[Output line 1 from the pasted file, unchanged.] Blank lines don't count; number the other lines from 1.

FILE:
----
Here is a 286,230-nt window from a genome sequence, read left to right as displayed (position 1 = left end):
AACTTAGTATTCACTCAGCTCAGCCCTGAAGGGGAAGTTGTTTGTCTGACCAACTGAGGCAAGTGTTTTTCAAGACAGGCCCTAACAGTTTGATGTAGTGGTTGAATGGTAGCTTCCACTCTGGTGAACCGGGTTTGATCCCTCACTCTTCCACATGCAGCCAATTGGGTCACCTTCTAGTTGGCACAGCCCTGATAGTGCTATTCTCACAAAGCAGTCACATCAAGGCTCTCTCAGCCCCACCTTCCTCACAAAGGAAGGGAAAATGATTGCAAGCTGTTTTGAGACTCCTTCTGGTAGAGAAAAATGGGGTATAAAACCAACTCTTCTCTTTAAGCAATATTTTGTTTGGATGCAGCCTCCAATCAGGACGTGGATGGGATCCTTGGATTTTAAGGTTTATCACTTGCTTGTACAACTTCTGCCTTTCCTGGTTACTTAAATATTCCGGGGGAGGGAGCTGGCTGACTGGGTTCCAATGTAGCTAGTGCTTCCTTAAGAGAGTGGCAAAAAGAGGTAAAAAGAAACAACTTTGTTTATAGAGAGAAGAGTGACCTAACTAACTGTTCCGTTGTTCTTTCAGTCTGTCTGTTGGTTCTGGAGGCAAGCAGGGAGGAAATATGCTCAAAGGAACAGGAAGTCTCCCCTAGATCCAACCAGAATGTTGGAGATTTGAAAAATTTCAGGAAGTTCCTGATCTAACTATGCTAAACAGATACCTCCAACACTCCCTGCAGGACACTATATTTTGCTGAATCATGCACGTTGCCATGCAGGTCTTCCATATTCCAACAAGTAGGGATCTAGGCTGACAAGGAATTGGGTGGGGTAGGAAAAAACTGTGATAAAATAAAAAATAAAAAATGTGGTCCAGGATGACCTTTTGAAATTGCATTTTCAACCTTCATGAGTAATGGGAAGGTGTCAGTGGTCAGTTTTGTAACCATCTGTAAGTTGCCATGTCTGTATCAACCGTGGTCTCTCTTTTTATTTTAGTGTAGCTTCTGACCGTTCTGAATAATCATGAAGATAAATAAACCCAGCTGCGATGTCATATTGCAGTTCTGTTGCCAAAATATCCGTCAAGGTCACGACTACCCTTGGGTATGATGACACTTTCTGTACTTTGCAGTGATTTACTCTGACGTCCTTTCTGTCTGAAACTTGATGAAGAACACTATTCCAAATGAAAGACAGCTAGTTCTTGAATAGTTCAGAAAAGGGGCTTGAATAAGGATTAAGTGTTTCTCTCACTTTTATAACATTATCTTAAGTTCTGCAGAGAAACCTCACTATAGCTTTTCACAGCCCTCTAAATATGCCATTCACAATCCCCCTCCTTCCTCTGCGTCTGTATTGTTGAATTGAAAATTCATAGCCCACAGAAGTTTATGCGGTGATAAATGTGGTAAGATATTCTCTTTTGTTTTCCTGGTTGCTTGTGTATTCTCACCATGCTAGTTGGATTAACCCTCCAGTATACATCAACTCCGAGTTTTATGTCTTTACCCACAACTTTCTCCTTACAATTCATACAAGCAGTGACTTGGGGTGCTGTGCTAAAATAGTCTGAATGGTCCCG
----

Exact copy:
Here is a 286,230-nt window from a genome sequence, read left to right as displayed (position 1 = left end):